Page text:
Every 60 seconds, 20 Americans are hurt by a spouse or romantic partner. Domestic violence – also known as intimate partner violence – affects people of all races, genders, religions, sexual preferences, and income levels. In addition to the physical and emotional wounds, survivors of domestic violence often face legal problems. This guide will explore some common legal issues created by domestic violence.
What Is Domestic Violence?
Domestic violence occurs when a person intentionally harms a current or former romantic partner. It includes physical violence such as hitting, slapping, and punching. While hitting is the most well-known type of physical assault, abusers can hurt their victims in many ways. Some abusers throw objects at their victims. Other abusers use sexual assault as a means of control. One in 10 women have experienced sexual assault or sexual violence at the hands of a partner. All of these violent acts harm victims’ bodies and minds.
While most people think of physical abuse when they think of domestic violence, abuse can take other forms. Emotional abuse (also known as psychological abuse) destroys the victim’s self-esteem and self-worth over time. Some emotional abusers use words, while others isolate their partners from friends and family members. Still, others use threats against pets or loved ones. Financial abuse keeps victims dependent on their abusers. In economic abuse, abusers do not allow their victims to earn or have money of their own.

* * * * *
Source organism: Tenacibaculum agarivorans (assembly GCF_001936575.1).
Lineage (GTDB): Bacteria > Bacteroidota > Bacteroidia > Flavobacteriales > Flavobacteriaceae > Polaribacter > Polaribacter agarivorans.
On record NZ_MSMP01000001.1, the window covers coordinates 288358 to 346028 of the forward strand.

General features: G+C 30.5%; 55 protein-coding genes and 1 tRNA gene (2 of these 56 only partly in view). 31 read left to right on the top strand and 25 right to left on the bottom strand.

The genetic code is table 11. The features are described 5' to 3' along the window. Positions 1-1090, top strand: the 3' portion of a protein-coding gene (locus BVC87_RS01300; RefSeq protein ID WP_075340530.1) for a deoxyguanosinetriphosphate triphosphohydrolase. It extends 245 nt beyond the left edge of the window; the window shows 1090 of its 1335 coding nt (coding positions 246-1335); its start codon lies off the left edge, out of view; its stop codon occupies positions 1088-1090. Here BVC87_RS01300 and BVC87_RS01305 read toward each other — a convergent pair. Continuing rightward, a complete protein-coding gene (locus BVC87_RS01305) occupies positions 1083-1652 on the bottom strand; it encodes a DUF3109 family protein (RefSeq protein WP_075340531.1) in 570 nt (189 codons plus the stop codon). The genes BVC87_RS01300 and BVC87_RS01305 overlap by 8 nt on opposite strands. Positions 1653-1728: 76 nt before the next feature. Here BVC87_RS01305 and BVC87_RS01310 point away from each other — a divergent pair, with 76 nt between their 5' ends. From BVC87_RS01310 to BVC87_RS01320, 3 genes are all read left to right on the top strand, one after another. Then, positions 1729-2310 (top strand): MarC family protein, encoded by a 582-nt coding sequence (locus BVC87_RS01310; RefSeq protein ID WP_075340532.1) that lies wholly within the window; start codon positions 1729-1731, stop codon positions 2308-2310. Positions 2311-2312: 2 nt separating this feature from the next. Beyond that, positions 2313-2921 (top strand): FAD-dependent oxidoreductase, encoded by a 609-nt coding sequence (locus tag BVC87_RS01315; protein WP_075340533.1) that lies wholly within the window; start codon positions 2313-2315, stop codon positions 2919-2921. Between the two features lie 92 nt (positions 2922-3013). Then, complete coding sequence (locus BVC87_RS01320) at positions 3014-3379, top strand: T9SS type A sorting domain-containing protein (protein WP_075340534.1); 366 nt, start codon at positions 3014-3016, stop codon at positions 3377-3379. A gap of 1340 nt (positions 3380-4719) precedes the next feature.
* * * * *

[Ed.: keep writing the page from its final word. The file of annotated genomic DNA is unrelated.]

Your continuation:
According to the Rape Abuse and Incest National Network (RAINN), violence can be inflicted on men, women, and children through emotional duress, stalking, psychological abuse, threats, or mental manipulation. Unfortunately, these abuses are all too common in relationships, many of which are experienced in domestic partnerships. It is important to be mindful when discussing domestic violence, as anyone can be a victim.
An abusive relationship can include one or many types of controlling behaviors, to give abusers power and control. All types of abuse create an air of fear that keeps the victim from leaving or seeking help.
How Does the Law Handle Domestic Violence?